It’s no secret that in recent years, more people have sought Concealed Carry permits. But what’s staggering is the rate at which women are joining the firearms space like never before. According to John Lott’s Crime Prevention Research Center, the amount of concealed carry permits grew an average of 101.2% faster for females than males between 2012 and 2020. The National Shooting Sports Foundation (NSSF) added that women made up 40% of all first-time gun purchasers in 2019.
A sample of 14 states from the John Lott study also indicated that women made up an average of 26.4% of permit holders. But with growth rates like the ones above, we can probably expect to see this average on the rise going forward.
However, as some women join the firearms space, they’re finding that traditional carry methods aren’t always ideal for their lifestyle and needs. So instead of coping with an uncomfortable holster, or carrying in a way that might cause printing, they’ve decided to forge their own paths.
Allow us to introduce you to some of the entrepreneurs who are pioneering concealed carry gear for the modern woman.
Alternative Articles of Clothing
Back in 2013, designer Anna Taylor grew frustrated with the lack of accessibility for females in the gun space. While belt holsters may have worked in the past for men, they weren’t as ideal for women, who might be wearing dresses, skirts, or even pants that don’t have belt loops.
So Taylor sewed a neoprene mouse pad into a fitted tank top and created her first corset style holster. This became the prototype for her company Dene Adams, which is bringing the corset back into fashion for female carriers. Within a year of starting the company, Taylor was generating around $250,000 in sales, demonstrating how eager people were for alternative carry solutions.
Fast forward to 2018, and Dene Adams’ sales grew to $1 million. In addition to its featured corsets, the company’s other popular items include yoga pants with waistband support for concealed carry and compression shorts with a thigh holster that can be worn under skirts or dresses.
When Tessa Renaud got her concealed carry permit, she was working late-night shifts at the ER in Baton Rouge, LA. Walking back to her car alone at the end of a shift had the potential to be dicey, so knowing that she was equipped with some level of protection made her feel safer.
But her bulky pistol and revolver gave her pause, as she was unsure where to stash them while wearing her work clothes. Like Taylor, she took it upon herself to make her own solution.
Renaud created Lethal Lace, a line of flexible lace wraps that could be used to store a small firearm. The wraps can be fastened around the torso, arms, and legs with small clips, much like an Ace bandage.
Renaud now makes regular appearances at SHOT show, promoting the Lethal Lace collection. She’s also created a new men’s line of the same style product, just without the frills.
Classy Carry Purses
Several years ago, Dawn Hillyer was dealing with a six year encounter with a violent stalker. Her stalker eventually received a 10-year felony prison sentence, but during the ordeal, Hillyer decided to invest in a personal firearm and concealed carry permit. She affectionately named the gun “Hilda.”
Her job as an executive recruiter did not lend itself to being carry-friendly though. In her efforts to conceal her firearm, she decided that she would need something consistent to carry it in. The only thing she consistently had each day was her purse, and she couldn’t find a purse that worked to carry Hilda. So like the other female entrepreneurs on this list, she made her own.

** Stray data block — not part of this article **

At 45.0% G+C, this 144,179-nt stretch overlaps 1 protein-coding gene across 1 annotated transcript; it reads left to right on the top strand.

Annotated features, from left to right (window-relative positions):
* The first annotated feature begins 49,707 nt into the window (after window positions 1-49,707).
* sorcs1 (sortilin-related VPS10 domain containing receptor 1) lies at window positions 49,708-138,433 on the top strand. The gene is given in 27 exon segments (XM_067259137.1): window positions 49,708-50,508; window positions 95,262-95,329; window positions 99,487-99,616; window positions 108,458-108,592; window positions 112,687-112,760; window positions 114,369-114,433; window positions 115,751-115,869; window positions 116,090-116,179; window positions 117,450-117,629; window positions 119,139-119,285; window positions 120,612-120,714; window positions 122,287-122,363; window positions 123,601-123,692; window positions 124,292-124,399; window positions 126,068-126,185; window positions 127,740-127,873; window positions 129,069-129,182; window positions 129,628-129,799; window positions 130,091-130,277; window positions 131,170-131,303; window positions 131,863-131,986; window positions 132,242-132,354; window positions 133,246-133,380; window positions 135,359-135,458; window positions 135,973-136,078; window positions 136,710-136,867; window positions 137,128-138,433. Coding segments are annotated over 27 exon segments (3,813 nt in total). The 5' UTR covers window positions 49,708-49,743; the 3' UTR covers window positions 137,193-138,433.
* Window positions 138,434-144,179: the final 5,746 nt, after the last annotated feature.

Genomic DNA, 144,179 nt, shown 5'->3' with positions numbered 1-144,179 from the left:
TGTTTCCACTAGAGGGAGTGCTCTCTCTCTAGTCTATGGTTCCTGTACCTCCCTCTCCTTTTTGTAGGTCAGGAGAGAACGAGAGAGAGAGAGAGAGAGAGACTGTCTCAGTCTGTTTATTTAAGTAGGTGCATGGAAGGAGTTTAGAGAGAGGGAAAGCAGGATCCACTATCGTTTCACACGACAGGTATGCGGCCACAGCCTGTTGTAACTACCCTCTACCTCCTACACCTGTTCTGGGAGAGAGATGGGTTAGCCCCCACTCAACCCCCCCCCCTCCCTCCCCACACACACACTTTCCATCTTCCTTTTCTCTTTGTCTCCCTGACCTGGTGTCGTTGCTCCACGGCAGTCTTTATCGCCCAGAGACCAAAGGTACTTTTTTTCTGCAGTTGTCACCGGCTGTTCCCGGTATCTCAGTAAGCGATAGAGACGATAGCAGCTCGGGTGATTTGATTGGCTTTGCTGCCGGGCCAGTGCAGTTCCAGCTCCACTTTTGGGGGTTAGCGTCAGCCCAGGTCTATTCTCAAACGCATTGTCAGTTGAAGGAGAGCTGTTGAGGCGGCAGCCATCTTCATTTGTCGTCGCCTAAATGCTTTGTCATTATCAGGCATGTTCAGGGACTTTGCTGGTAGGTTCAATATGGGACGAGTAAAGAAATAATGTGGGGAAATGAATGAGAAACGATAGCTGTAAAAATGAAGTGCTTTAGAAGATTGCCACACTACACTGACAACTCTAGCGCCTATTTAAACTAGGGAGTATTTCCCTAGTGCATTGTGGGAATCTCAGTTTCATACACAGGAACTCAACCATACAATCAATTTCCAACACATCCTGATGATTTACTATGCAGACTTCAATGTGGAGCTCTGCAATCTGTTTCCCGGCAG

This experience led her to create Hiding Hilda, a line of concealed carry purses designed to be stylish, useful, and inconspicuous for carriers. She’s now expanded her company’s offerings to include other concealment accessories, such as hip bags, backpacks, and sling bags. Hillyer is proud to partner with a manufacturer near her in Fort Wayne, IN, which allows all her products to be American-made.
Leslie Deets’ desire to carry stemmed from a traumatic assault she experienced. During her freshman year of college, she was kidnapped, stabbed, and held at gunpoint.
As a result of this assault, she had a deeply personal stake with being involved in the firearms space. This led her to create Concealed Carrie, which specializes in purses with built-in holsters to conceal firearms. They come in a variety of styles, such as handbags, satchels, and small compacts.
The purses aren’t only for firearms though. For individuals who prefer lesser use-of-force weapons, they can be adapted for quick access to tasers or pepper spray. Concealed Carrie also offers free replacements to women who damage the bags protecting themselves from assaults.
These four entrepreneurs all faced similar accessibility issues in the firearms space when it came to concealing their weapon as a female. But rather than letting it deter them, they made their own creative solutions.
Their ingenuity has not only helped provide more carry options, but it’s also redefined concealed carry for the modern woman. No longer do women with guns have to be judged on either extreme of the spectrum: the rough military-oriented female or the sexy pinup girl from firearms ads of the past. They’re simply individuals who want to live defensively, and now they have the freedom to carry in ways that are more comfortable for them.
Want to get started on your concealed carry journey? Enroll in the training you need to carry in your state and reciprocating states today with Concealed Coalition!